10. Click Continue. You will see the Base Station Password dialog box. This dialog box enables you to set a separate administration password for the Access Point. The network password you create should be different from the Base Station's network password. If you make them the same, anyone who uses the network will also be able to administer it (which might not be a problem if you are the only person using the AirPort network). If you want to use the same password for the network and the Base Station, click the "Use the same password" radio button and skip the next two steps.

  11. Click the "Assign a separate password" radio button and click Continue.

  12. Enter the base station password in the Base Station Password box and in the Retype password box, and click Continue. You will see the Conclusion screen.

  13. In the Conclusion dialog box, click Continue. The Base Station configuration will be updated and the Base Station will be reset. You will see a dialog box stating that the configuration was successful (see Figure 11.4).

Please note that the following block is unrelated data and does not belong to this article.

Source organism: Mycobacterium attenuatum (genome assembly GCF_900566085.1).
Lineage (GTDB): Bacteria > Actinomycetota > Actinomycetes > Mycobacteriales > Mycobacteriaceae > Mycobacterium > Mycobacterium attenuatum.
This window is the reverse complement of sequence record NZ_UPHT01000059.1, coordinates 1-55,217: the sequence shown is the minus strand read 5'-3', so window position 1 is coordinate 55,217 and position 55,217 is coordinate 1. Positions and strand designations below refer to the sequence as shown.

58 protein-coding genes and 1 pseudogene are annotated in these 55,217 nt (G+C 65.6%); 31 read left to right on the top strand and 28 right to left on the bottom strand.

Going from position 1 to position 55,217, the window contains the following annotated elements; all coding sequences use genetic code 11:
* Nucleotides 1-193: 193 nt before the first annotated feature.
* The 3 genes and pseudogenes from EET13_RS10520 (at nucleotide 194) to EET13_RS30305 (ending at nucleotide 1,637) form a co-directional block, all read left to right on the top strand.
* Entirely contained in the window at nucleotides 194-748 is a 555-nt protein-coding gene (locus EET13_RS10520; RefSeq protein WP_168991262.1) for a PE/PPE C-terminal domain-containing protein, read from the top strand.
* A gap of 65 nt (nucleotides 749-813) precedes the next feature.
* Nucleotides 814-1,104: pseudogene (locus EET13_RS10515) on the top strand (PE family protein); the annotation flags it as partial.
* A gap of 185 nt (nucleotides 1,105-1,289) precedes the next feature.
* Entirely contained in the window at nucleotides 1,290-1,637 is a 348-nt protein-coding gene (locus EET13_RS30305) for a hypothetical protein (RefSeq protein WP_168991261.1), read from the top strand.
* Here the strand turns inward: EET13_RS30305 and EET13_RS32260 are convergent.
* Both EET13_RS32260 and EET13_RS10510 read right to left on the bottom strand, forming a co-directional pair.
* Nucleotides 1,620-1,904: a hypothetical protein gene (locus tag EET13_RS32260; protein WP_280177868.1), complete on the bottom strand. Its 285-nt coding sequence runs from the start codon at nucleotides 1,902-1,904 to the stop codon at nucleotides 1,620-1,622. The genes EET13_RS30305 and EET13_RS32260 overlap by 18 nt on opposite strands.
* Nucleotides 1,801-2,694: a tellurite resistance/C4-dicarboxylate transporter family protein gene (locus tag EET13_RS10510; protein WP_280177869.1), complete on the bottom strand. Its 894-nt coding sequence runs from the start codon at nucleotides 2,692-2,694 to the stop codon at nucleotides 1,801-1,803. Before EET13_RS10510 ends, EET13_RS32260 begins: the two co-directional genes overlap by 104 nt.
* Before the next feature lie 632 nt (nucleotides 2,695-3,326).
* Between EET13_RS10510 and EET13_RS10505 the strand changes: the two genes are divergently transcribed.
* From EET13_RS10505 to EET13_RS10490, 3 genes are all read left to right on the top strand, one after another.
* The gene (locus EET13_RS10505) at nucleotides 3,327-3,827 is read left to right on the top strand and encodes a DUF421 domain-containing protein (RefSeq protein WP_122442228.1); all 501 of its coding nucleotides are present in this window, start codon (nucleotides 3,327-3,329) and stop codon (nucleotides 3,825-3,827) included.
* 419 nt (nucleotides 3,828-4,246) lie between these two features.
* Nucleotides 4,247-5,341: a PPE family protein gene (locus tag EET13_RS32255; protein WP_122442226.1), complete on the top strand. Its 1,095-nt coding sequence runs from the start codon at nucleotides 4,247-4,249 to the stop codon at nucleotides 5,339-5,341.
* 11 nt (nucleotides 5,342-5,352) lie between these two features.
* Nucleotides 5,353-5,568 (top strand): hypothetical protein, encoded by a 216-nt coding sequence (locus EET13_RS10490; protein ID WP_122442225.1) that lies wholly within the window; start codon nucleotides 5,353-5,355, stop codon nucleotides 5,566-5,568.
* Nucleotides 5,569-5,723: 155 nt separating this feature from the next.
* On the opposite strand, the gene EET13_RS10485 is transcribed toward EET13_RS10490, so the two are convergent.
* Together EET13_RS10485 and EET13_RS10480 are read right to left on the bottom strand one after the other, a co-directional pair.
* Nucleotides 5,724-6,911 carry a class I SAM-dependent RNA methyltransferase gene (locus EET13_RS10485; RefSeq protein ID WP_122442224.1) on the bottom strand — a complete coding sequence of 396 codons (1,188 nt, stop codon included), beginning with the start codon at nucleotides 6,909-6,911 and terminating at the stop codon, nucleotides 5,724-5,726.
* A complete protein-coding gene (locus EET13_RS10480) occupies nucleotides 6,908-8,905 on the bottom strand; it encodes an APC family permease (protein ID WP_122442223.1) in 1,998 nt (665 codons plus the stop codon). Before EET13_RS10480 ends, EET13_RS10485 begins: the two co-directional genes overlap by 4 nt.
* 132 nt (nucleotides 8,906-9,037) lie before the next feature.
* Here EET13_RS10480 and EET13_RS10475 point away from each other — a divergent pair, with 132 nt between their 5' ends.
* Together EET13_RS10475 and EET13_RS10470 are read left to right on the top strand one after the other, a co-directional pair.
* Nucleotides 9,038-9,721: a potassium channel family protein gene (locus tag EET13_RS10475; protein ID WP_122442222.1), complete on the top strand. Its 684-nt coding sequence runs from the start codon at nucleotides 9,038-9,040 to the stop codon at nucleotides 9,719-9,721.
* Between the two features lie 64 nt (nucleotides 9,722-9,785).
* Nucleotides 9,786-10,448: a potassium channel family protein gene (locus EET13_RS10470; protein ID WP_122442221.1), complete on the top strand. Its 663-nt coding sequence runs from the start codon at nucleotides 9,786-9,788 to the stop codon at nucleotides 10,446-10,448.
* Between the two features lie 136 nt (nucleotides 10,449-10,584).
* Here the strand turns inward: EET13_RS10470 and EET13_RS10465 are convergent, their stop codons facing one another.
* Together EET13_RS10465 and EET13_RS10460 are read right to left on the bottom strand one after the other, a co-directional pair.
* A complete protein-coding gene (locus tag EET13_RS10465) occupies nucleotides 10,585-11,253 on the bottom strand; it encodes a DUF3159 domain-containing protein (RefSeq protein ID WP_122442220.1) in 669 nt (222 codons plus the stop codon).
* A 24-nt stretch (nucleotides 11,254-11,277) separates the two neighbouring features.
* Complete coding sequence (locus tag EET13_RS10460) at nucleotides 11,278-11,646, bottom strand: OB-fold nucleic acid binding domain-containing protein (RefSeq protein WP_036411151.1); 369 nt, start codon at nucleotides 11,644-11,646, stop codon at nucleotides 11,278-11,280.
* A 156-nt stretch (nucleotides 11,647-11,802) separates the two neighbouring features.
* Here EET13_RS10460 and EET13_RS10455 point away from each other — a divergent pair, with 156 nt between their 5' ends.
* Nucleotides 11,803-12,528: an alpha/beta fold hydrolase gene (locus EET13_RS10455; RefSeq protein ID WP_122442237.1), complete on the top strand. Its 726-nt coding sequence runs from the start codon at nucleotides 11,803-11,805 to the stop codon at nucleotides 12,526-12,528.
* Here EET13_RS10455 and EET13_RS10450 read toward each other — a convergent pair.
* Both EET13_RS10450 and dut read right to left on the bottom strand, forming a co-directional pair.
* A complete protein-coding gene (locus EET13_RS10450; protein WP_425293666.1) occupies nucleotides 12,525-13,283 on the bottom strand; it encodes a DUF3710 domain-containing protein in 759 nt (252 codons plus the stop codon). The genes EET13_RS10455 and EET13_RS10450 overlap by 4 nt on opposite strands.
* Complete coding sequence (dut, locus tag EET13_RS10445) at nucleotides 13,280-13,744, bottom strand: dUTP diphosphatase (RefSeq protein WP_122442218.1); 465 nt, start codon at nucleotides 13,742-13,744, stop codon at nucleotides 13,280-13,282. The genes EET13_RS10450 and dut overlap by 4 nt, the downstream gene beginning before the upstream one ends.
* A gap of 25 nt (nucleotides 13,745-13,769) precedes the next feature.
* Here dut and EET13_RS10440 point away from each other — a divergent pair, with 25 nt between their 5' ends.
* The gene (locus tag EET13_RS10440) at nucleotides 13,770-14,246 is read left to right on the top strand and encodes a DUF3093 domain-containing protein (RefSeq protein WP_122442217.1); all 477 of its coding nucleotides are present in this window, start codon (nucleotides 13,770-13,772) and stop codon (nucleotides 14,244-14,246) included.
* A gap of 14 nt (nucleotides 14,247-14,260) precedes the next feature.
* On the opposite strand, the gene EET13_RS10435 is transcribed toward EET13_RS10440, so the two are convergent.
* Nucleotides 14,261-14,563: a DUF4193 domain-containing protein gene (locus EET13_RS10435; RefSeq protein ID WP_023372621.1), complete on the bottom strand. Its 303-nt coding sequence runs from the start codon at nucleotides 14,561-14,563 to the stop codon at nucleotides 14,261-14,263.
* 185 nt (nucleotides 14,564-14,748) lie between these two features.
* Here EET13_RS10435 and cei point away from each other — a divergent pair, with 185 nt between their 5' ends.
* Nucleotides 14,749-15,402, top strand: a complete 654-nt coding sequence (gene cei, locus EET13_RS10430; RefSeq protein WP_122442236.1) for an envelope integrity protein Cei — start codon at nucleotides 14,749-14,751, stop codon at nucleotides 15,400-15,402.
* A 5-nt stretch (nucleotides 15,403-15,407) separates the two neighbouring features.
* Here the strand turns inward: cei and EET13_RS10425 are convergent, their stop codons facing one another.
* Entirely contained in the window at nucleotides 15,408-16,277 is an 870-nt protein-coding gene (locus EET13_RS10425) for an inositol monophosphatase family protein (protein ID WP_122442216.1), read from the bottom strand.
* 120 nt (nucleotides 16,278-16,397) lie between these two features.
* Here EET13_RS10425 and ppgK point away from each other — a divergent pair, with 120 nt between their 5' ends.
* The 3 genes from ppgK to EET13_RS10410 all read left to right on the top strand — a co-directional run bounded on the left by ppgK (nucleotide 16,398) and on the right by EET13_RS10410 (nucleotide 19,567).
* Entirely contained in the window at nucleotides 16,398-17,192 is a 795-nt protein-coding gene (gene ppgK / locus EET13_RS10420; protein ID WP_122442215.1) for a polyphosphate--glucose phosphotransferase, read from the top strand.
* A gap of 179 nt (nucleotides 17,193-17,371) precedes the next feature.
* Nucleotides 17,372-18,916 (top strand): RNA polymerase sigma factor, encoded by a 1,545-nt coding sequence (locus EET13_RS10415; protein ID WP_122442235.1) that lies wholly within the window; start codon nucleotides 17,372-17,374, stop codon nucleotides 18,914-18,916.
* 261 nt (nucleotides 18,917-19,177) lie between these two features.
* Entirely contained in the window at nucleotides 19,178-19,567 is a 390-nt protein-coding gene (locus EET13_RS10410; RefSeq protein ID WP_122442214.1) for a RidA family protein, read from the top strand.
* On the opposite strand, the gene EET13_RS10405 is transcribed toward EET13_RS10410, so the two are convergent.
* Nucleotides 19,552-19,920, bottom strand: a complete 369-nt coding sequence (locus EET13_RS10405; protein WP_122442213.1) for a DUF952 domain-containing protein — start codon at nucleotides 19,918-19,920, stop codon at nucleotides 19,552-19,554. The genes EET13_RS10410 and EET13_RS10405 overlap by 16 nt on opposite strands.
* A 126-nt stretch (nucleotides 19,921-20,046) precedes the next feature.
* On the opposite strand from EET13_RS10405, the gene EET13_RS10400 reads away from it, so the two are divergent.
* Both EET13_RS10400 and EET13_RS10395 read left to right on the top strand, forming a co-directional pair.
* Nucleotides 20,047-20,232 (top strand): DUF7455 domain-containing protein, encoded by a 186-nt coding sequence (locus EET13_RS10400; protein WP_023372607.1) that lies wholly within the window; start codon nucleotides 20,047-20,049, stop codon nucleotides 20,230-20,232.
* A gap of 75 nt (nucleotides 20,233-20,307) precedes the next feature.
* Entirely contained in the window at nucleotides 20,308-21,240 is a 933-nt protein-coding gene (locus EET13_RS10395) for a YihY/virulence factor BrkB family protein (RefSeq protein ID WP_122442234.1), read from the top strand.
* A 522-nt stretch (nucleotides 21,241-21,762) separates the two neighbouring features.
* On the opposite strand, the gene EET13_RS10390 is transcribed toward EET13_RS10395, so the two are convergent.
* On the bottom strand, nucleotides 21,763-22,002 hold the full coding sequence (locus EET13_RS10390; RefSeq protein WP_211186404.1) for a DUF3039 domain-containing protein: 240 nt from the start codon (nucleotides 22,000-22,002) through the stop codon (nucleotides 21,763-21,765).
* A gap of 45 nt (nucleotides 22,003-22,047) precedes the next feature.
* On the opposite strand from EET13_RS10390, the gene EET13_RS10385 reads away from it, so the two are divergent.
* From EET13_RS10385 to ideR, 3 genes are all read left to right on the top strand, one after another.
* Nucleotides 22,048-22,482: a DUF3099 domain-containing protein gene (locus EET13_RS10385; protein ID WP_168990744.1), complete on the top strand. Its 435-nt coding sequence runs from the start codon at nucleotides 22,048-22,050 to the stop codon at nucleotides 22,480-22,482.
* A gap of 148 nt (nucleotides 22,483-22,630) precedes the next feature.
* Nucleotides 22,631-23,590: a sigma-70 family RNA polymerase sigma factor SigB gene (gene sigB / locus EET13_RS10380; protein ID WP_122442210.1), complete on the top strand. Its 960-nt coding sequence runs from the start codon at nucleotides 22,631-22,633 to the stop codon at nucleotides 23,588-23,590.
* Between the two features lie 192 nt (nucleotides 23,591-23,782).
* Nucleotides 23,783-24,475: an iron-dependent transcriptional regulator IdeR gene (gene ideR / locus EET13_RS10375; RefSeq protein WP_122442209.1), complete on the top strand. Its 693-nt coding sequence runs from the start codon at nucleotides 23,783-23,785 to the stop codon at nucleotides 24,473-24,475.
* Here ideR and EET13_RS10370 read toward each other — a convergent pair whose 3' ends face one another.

Figure 11.4. When you see this screen, the Base Station is ready to use.

    graphics/11fig04.jpg

  14. Click Done. The AirPort Setup Assistant will quit and the AirPort network will be available to any Airport-equipped Mac within the Access Point's range.

graphics/triangle_icon.gif

If you see an error message stating that the required AirPort hardware was not found when you started the AirPort Setup Assistant, see "No AirPort Hardware Is Found" in the Troubleshooting section at the end of this chapter.

If you can't access the Base Station because you don't know the password, see "I Don't Know the Base Station Password" in the Troubleshooting section at the end of this chapter.